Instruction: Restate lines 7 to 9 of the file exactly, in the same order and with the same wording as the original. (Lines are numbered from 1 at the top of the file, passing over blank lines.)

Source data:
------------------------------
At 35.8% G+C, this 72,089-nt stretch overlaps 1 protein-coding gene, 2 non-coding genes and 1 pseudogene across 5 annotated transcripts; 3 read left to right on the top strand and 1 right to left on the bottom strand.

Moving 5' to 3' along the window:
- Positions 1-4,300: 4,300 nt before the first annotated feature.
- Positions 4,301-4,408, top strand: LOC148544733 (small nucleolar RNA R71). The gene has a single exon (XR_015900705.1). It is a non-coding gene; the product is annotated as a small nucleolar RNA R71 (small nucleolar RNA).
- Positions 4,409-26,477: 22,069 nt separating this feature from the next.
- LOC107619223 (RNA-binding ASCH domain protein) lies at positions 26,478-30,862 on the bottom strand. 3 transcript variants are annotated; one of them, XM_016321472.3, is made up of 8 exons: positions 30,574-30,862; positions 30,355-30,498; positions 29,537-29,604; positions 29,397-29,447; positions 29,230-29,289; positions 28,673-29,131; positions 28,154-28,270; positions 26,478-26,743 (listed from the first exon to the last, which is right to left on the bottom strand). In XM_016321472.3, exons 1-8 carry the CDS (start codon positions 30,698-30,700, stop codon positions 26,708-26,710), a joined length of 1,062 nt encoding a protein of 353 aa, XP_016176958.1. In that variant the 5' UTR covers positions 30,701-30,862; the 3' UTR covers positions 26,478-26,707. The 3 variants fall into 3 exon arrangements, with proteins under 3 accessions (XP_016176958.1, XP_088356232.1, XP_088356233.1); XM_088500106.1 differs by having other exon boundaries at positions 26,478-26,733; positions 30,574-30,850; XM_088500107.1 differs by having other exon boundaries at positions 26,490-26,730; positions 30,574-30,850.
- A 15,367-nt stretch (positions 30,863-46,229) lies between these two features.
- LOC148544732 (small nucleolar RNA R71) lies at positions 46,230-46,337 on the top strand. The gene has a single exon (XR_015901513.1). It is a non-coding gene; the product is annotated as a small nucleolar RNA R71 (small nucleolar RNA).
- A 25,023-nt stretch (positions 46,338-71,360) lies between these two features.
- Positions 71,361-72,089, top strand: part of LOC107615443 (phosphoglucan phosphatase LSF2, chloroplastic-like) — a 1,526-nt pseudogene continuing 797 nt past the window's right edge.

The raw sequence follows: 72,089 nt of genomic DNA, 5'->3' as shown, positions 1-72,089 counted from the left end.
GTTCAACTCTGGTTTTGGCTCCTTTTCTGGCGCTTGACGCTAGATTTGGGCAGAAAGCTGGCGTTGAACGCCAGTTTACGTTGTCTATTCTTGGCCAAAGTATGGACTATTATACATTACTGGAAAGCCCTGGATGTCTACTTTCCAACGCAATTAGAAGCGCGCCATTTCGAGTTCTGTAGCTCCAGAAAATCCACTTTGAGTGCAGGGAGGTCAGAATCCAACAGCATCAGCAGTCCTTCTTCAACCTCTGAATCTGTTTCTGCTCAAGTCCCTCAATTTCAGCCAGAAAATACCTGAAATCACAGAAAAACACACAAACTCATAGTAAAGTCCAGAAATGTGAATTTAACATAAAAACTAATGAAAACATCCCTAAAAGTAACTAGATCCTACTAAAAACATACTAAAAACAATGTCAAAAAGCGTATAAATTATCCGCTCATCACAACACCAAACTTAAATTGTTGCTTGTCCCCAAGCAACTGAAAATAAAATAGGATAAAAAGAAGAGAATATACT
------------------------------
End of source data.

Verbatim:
- A 15,367-nt stretch (positions 30,863-46,229) lies between these two features.
- LOC148544732 (small nucleolar RNA R71) lies at positions 46,230-46,337 on the top strand. The gene has a single exon (XR_015901513.1). It is a non-coding gene; the product is annotated as a small nucleolar RNA R71 (small nucleolar RNA).
- A 25,023-nt stretch (positions 46,338-71,360) lies between these two features.